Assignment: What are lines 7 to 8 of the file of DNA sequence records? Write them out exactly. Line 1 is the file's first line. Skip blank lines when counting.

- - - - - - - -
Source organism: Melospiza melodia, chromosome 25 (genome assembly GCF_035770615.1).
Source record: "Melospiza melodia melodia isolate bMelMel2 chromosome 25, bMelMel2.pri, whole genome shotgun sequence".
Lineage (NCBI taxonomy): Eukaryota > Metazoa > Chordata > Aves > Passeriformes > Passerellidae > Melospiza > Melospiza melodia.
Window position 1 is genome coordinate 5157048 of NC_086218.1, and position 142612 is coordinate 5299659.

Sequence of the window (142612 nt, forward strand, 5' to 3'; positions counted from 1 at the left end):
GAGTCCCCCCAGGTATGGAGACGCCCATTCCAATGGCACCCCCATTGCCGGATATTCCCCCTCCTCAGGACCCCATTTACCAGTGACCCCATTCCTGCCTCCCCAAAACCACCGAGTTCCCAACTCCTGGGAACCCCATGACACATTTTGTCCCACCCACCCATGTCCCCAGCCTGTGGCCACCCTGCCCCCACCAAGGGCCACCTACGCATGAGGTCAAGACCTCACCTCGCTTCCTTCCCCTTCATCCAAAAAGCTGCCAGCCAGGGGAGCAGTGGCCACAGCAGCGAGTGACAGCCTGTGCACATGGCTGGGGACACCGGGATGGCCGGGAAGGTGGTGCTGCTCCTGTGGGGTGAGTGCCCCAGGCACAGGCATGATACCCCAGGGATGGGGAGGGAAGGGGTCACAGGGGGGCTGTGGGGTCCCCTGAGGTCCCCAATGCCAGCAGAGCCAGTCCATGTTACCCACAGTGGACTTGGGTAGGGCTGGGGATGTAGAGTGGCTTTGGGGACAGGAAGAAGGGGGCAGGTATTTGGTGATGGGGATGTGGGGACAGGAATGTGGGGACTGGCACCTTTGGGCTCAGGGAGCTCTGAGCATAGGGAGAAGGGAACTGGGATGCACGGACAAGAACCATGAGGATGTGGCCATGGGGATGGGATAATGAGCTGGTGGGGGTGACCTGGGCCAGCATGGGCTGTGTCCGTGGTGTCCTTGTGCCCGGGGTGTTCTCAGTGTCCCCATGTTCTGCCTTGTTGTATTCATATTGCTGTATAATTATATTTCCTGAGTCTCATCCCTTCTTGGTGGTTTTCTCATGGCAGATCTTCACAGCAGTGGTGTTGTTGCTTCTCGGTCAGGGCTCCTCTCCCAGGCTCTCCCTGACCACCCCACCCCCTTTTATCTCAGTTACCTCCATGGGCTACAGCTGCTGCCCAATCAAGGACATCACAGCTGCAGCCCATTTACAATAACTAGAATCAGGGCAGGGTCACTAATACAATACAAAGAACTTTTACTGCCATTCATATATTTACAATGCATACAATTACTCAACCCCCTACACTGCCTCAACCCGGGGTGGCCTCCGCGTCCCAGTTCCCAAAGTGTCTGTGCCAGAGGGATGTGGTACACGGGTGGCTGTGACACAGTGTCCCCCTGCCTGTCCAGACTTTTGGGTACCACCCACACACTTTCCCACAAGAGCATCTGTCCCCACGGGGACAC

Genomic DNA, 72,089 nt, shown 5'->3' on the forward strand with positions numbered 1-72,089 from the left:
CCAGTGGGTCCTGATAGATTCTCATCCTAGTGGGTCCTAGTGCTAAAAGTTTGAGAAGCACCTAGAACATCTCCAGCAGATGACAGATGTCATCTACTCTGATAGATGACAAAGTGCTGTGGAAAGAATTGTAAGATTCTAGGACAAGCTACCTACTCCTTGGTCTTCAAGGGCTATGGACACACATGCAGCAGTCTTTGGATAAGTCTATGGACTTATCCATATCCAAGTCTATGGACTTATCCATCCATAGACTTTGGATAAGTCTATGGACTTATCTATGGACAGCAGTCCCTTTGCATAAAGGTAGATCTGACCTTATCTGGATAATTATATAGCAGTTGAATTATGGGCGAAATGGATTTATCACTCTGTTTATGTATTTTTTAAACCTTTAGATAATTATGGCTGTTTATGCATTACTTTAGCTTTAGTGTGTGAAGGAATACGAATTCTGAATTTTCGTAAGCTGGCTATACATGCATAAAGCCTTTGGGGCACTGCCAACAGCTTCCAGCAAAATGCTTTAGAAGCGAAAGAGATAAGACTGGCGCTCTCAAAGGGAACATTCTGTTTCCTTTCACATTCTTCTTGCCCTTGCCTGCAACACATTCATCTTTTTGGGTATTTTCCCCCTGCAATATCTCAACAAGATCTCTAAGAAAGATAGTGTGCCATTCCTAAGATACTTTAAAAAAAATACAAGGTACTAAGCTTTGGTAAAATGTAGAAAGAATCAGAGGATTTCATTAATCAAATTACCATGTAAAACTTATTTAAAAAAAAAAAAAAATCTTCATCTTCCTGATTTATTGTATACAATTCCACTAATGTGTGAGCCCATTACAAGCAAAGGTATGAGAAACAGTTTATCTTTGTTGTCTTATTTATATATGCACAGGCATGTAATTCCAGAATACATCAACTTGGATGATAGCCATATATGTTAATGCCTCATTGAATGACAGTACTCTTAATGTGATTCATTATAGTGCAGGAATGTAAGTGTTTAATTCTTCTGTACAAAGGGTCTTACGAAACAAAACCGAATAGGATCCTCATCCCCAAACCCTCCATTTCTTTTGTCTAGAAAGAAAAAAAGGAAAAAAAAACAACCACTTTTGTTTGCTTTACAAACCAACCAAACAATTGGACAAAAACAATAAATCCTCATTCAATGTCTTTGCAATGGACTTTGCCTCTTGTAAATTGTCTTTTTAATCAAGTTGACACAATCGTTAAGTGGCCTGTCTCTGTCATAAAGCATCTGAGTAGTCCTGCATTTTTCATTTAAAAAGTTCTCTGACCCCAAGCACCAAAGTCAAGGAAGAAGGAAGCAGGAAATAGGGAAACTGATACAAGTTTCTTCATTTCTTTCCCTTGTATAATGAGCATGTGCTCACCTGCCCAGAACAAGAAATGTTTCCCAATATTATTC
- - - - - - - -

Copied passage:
Genomic DNA, 72,089 nt, shown 5'->3' on the forward strand with positions numbered 1-72,089 from the left:
CCAGTGGGTCCTGATAGATTCTCATCCTAGTGGGTCCTAGTGCTAAAAGTTTGAGAAGCACCTAGAACATCTCCAGCAGATGACAGATGTCATCTACTCTGATAGATGACAAAGTGCTGTGGAAAGAATTGTAAGATTCTAGGACAAGCTACCTACTCCTTGGTCTTCAAGGGCTATGGACACACATGCAGCAGTCTTTGGATAAGTCTATGGACTTATCCATATCCAAGTCTATGGACTTATCCATCCATAGACTTTGGATAAGTCTATGGACTTATCTATGGACAGCAGTCCCTTTGCATAAAGGTAGATCTGACCTTATCTGGATAATTATATAGCAGTTGAATTATGGGCGAAATGGATTTATCACTCTGTTTATGTATTTTTTAAACCTTTAGATAATTATGGCTGTTTATGCATTACTTTAGCTTTAGTGTGTGAAGGAATACGAATTCTGAATTTTCGTAAGCTGGCTATACATGCATAAAGCCTTTGGGGCACTGCCAACAGCTTCCAGCAAAATGCTTTAGAAGCGAAAGAGATAAGACTGGCGCTCTCAAAGGGAACATTCTGTTTCCTTTCACATTCTTCTTGCCCTTGCCTGCAACACATTCATCTTTTTGGGTATTTTCCCCCTGCAATATCTCAACAAGATCTCTAAGAAAGATAGTGTGCCATTCCTAAGATACTTTAAAAAAAATACAAGGTACTAAGCTTTGGTAAAATGTAGAAAGAATCAGAGGATTTCATTAATCAAATTACCATGTAAAACTTATTTAAAAAAAAAAAAAAATCTTCATCTTCCTGATTTATTGTATACAATTCCACTAATGTGTGAGCCCATTACAAGCAAAGGTATGAGAAACAGTTTATCTTTGTTGTCTTATTTATATATGCACAGGCATGTAATTCCAGAATACATCAACTTGGATGATAGCCATATATGTTAATGCCTCATTGAATGACAGTACTCTTAATGTGATTCATTATAGTGCAGGAATGTAAGTGTTTAATTCTTCTGTACAAAGGGTCTTACGAAACAAAACCGAATAGGATCCTCATCCCCAAACCCTCCATTTCTTTTGTCTAGAAAGAAAAAAAGGAAAAAAAAACAACCACTTTTGTTTGCTTTACAAACCAACCAAACAATTGGACAAAAACAATAAATCCTCATTCAATGTCTTTGCAATGGACTTTGCCTCTTGTAAATTGTCTTTTTAATCAAGTTGACACAATCGTTAAGTGGCCTGTCTCTGTCATAAAGCATCTGAGTAGTCCTGCATTTTTCATTTAAAAAGTTCTCTGACCCCAAGCACCAAAGTCAAGGAAGAAGGAAGCAGGAAATAGGGAAACTGATACAAGTTTCTTCATTTCTTTCCCTTGTATAATGAGCATGTGCTCACCTGCCCAGAACAAGAAATGTTTCCCAATATTATTC